Exhausted, I laid down to take a five minute nap yet it turned into a thirty minute nap. Sitting up I couldn’t focus. Things across the room were blurry. Reaching to rub my eyes I came in contact with my glasses. Chagrined realizing I had left them on. Oh my! Now they were tweaked.
Unable to see correctly, I immediately went to visit my optometrist. Pleased to be of service, the receptionist took my glasses and adjusted them. Grateful my glasses were fixed at no charge, I left the office.
Yet, something wasn’t right. My glasses were on and newly adjusted, but I still couldn’t focus well. I began to question:
· Is it me?
· Is something wrong?
· Are my eyes getting worse?
I went back in the office. Apologizing for bothering her a second time, I explained my dilemma. She then asked if my glasses were bifocals. Confirming they were, she went to adjust them again.
Often, we try to handle situations unaware of circumstances or experiences. Inadvertently we peer through skewed glasses and see things twisted. We look at others and can’t understand why they do what they do or say what they say.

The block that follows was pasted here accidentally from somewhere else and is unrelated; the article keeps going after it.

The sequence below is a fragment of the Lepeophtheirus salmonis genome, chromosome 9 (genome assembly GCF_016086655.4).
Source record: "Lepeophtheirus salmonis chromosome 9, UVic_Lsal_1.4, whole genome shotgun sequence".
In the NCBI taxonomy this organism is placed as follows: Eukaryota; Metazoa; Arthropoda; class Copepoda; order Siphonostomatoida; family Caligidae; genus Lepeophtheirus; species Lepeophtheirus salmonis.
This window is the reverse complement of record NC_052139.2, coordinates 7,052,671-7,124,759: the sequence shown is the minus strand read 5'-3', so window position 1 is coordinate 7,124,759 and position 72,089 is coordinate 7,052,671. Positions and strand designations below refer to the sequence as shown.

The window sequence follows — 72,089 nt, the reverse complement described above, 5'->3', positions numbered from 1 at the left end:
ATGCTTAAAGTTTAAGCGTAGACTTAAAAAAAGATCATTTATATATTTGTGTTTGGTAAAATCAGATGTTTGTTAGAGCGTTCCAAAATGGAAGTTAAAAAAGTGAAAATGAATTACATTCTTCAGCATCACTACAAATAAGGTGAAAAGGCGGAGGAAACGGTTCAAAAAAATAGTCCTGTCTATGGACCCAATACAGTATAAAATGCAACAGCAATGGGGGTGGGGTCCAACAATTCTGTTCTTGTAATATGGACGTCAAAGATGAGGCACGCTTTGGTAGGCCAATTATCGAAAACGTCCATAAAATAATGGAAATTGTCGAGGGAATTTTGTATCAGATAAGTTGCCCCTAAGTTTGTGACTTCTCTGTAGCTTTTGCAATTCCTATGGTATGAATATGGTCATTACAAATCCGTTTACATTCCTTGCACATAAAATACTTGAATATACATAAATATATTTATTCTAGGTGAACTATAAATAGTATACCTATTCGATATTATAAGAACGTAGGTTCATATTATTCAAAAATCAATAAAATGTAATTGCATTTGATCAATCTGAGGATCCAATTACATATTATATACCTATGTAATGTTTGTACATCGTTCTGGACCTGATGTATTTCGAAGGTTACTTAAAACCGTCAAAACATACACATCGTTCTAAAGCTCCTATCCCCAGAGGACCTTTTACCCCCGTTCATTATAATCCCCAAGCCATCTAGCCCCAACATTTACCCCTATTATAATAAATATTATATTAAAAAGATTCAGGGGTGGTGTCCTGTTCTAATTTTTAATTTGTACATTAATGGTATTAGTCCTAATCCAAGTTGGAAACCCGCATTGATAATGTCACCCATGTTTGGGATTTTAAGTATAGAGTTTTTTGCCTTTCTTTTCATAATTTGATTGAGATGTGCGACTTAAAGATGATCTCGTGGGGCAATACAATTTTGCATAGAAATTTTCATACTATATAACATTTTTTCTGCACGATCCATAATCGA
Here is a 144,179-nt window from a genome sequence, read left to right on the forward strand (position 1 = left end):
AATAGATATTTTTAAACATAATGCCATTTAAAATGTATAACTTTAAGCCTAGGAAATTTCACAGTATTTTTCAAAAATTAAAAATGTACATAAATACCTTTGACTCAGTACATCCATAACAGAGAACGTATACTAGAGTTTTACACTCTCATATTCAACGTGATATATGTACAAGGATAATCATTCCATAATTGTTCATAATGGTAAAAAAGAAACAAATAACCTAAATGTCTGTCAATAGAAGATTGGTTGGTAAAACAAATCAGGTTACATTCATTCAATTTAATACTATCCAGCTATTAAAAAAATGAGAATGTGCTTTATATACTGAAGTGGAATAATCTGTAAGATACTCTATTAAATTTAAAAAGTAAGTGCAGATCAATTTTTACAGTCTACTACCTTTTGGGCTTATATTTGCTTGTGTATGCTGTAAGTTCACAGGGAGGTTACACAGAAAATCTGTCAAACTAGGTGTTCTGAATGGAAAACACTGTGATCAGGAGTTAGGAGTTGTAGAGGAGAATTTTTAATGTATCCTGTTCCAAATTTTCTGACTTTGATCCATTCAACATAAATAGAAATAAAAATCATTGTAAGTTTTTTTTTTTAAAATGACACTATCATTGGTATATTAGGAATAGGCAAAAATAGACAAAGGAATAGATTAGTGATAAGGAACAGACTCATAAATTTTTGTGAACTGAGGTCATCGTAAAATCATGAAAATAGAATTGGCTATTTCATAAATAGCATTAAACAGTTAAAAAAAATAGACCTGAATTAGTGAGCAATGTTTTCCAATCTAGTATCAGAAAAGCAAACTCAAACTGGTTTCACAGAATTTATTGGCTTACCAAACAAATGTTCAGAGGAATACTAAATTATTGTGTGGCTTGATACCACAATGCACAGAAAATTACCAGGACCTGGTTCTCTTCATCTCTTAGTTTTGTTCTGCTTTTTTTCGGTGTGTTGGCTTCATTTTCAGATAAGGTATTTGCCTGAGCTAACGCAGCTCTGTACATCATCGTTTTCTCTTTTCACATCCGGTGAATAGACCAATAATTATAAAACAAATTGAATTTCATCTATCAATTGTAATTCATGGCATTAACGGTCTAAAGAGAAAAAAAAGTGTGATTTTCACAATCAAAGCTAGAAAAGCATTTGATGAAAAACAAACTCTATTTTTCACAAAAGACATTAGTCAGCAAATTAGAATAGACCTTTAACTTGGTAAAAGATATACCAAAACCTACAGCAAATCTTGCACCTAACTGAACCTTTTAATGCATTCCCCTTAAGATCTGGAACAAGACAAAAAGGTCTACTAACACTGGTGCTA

We look at things through our personal lens. Adding insult to injury we get upset because they don’t see things our way. For example:
I went to the hospital recently and a woman walked out the front door and bumped into me. She continued walking as if I didn’t exist. I turned and said out loud, “Excuse me!” to her retreating back. Shaking my head at her rudeness, I continued walking in to hear an apology from her family. “Her mother just died.” My view instantly changed.
Or the time I went to the store and impatiently waited in line, becoming more aggravated by the second. Then the customer in front of me started complaining only to the total embarrassment of the young mother trying to pay for her groceries. She had run out of money and had to have the cashier take things off her bill until she was down to the amount of cash in hand.
I was quick to jump on the bandwagon with the other customers waiting. This was ridiculous! Couldn’t she add up her groceries as she was putting them in her cart? Now she was wasting my valuable time. Then it hit me. My outlook was skewed. What am I doing? Why don’t I step up and offer to pay for the items she can’t buy (which were necessities) and help her out?
As that mother thanked me and walked away in tears her little boy kept asking, “Mommy, why are you crying? What’s wrong Mommy?” Once again my view changed.
I am asking the Lord to change my focus. Instead of peering through my personal lens of stereotyping, judgment, criticism, or impatience, I want to see differently.
Lord, change my eyes to see like you and my heart to love like yours.